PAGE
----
Essential Business

Work to begin at Montijo in April

 In Agriculture, Development, Infrastructure, News

The chairman of the Portuguese airports management company ANA, José Luís Arnault, said this week that works on the project for a new Lisbon secondary international airport on the south bank of the River Tagus at Montijo could begin in the Spring of 2021.

The ANA boss said the project for the new airport is “imminent” and that ANA would be delivering a dossier to the regulator shortly, with all the legal studies and reports which argue that local council powers to turn down the airport plan have no justification in law.
Speaking at a webinar, José Luís Arnault said on Thursday (17 December) that the airports management company “is entirely open to start works at Montijo.”
At the webinar ‘Can there be recovery without air transport?’ organised by Jornal Económico and the consultants BDC, the ANA boss said, “Montijo is imminently on the cards,” stressing that the project is “important for kick-starting the economy”.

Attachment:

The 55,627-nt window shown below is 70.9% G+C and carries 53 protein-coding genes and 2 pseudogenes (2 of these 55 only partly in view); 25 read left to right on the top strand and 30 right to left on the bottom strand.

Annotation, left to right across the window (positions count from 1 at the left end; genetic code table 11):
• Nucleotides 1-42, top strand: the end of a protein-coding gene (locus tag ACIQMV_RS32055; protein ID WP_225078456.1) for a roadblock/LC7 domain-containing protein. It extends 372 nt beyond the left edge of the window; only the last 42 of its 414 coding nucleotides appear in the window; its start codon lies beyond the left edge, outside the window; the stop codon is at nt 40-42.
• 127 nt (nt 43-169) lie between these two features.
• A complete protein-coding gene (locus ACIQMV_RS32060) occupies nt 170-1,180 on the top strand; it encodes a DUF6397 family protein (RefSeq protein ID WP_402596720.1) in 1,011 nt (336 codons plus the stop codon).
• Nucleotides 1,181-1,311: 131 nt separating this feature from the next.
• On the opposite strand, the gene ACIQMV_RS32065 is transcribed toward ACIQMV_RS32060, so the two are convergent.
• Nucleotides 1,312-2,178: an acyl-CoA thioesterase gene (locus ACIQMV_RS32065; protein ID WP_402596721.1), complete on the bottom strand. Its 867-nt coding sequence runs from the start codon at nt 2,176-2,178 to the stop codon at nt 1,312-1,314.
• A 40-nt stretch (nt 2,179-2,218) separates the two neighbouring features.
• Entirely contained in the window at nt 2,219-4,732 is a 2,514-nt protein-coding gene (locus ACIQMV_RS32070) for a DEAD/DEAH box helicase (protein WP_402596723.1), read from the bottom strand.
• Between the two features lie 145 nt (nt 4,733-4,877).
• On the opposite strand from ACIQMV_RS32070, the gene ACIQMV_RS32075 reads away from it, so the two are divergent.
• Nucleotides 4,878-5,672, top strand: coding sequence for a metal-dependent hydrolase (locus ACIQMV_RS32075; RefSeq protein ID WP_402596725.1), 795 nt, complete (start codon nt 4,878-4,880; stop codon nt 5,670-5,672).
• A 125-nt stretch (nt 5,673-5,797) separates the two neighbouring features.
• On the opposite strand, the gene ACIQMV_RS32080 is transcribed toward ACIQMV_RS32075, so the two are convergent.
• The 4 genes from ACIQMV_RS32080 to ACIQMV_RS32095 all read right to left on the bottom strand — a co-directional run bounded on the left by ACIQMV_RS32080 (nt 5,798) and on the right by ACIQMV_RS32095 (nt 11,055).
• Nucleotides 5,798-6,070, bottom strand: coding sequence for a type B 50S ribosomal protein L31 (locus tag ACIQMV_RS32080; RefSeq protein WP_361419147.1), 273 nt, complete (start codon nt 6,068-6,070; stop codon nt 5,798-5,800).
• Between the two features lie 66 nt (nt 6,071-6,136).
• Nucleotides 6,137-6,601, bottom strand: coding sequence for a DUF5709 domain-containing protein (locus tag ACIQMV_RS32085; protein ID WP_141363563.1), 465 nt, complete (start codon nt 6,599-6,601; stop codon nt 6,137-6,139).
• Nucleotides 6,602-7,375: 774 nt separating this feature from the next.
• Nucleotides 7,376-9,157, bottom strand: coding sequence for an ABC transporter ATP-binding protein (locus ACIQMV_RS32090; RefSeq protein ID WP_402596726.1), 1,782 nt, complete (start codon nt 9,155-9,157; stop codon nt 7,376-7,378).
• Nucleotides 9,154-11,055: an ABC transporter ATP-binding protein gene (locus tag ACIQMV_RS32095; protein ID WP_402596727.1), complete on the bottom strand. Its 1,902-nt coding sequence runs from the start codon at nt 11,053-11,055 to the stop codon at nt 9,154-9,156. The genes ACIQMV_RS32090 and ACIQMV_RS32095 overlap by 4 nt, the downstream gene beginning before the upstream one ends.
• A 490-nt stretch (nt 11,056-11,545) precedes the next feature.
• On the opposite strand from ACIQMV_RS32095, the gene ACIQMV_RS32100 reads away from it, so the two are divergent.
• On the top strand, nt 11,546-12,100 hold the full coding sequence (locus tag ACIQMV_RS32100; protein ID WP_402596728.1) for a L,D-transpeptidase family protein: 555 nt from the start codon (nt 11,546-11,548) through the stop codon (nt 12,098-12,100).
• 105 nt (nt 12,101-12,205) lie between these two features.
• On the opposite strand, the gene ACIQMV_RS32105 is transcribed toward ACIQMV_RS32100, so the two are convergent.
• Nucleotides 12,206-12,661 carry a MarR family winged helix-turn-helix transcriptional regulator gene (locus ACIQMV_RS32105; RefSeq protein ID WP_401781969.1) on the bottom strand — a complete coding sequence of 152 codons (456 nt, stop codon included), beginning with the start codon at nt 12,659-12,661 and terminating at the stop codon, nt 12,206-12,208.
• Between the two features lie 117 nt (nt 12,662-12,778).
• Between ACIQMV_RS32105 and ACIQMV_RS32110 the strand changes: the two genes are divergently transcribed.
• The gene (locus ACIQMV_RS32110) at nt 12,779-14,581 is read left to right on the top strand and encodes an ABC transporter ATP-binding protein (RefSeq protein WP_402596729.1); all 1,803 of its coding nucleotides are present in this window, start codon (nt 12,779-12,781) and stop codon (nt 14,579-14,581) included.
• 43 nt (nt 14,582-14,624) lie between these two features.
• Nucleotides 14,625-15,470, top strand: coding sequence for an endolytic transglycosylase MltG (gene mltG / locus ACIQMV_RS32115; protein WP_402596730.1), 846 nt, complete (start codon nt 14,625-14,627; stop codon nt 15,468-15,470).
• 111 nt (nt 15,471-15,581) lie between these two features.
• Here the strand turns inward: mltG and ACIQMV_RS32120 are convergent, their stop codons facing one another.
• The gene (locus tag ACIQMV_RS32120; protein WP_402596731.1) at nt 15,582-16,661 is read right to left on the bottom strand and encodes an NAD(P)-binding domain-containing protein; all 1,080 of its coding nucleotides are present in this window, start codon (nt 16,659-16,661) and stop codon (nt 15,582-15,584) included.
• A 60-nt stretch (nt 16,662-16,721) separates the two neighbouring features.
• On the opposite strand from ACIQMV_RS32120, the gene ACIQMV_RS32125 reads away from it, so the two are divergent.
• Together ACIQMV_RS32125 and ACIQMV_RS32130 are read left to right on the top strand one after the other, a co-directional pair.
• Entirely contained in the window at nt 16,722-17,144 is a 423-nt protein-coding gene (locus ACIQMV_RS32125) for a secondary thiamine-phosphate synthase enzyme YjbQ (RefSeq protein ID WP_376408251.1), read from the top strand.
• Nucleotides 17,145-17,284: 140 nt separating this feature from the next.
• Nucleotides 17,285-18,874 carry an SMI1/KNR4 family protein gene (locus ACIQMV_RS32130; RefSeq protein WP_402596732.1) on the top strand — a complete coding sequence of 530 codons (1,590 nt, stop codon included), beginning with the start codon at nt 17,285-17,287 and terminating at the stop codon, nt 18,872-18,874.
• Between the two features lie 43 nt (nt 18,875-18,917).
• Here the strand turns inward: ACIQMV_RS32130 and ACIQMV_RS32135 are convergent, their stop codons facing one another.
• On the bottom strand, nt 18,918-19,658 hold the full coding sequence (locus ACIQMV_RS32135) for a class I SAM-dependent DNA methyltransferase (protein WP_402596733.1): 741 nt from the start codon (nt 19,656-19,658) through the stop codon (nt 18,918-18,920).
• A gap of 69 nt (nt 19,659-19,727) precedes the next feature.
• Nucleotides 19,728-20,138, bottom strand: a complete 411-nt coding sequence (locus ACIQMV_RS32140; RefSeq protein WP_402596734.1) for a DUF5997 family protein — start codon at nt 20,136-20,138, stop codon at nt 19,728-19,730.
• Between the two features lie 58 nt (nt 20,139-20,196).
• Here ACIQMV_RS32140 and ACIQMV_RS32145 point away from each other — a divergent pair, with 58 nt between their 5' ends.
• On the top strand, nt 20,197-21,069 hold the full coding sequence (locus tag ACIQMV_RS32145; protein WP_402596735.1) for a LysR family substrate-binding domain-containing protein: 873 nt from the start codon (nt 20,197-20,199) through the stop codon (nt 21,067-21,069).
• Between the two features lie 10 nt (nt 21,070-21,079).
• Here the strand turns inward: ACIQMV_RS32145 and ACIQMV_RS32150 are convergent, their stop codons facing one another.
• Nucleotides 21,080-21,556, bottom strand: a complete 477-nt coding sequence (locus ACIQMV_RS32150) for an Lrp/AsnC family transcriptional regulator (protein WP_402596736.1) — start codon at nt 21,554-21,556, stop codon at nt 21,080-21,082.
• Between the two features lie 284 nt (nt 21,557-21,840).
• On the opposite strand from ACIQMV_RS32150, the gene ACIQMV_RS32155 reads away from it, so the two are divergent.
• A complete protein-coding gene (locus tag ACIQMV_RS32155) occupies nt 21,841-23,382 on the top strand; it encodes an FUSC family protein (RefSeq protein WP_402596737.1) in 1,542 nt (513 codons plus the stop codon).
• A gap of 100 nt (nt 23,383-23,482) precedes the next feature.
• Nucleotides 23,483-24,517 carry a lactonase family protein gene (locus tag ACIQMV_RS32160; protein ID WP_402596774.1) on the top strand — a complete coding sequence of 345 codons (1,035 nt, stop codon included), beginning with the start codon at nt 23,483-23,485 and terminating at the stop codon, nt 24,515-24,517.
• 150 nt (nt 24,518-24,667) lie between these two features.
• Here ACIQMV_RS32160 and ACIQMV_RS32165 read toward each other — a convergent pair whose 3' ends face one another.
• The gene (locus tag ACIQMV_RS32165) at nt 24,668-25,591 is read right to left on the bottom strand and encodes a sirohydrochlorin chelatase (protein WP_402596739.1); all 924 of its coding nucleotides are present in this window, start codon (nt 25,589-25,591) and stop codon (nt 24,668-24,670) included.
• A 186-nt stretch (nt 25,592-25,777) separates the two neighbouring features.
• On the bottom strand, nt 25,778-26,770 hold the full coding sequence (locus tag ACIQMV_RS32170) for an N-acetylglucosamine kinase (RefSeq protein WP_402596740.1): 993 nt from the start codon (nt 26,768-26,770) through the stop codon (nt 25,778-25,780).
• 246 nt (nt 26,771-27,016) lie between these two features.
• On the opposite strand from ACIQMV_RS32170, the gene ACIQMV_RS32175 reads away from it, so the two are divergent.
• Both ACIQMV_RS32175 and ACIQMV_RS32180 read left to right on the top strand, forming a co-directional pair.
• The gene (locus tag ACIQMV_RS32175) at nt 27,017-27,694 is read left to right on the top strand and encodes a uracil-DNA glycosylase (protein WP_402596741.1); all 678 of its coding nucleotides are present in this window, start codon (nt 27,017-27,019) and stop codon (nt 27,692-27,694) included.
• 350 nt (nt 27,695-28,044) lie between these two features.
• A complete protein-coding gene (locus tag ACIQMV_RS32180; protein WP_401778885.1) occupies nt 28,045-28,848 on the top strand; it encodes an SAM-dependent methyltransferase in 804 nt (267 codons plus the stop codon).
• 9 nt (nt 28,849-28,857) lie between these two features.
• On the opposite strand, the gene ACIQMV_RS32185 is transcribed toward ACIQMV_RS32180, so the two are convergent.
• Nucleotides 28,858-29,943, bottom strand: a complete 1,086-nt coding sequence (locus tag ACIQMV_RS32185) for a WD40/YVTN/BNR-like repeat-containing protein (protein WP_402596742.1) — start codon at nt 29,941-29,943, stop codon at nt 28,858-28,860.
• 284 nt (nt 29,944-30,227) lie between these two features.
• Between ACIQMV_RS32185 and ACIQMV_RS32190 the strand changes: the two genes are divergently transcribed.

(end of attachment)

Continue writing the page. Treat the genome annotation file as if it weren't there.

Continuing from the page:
“We have taken the opportunity of drawing up an ‘early contract’” with a Portuguese construction company and are prepared to bring in the Caterpillars to work in April,” he said.
“We want to build Montijo because we believe, without using tax payers’ money, that it is important that by 2025 to 2026 we have a new airport up and running to avoid the constraints that were suffered in 2019”.
Arnault added, “We are here to invest despite the economic adversities and the low passenger and flights numbers today at Portugal’s airports,” adding that he knew there were “obstacles from some municipal councils for political reasons” to developing the new airport, as is the case with the municipalities of Moita and Seixal.
José Luís Arnault insisted that ANA would “present the dossier to the Portuguese Civil Aviation Authority (ANAC) soon,” which would include legal reports from professors of Portuguese republic law arguing that local municipal councils cannot block a project of national interest for reasons that are not of a national interest.
“We make an appeal to public entities, the Government and ANAC and to those who have responsibilities for the future wellbeing of the country do not obstruct (the project) so that in 2025-2026 we can foster the growth of the economy and the country.”


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